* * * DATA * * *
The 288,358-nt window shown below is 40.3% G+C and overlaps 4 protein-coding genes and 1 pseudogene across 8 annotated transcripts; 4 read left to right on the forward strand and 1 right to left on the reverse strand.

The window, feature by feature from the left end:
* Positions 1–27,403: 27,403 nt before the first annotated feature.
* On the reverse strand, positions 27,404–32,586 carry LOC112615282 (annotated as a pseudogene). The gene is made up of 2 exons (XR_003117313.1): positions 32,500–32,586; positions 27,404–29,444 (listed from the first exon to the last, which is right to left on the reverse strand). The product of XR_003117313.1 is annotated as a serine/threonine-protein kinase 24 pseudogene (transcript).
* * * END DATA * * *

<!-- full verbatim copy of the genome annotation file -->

The 288,358-nt window shown below is 40.3% G+C and overlaps 4 protein-coding genes and 1 pseudogene across 8 annotated transcripts; 4 read left to right on the forward strand and 1 right to left on the reverse strand.

The window, feature by feature from the left end:
* Positions 1–27,403: 27,403 nt before the first annotated feature.
* On the reverse strand, positions 27,404–32,586 carry LOC112615282 (annotated as a pseudogene). The gene is made up of 2 exons (XR_003117313.1): positions 32,500–32,586; positions 27,404–29,444 (listed from the first exon to the last, which is right to left on the reverse strand). The product of XR_003117313.1 is annotated as a serine/threonine-protein kinase 24 pseudogene (transcript).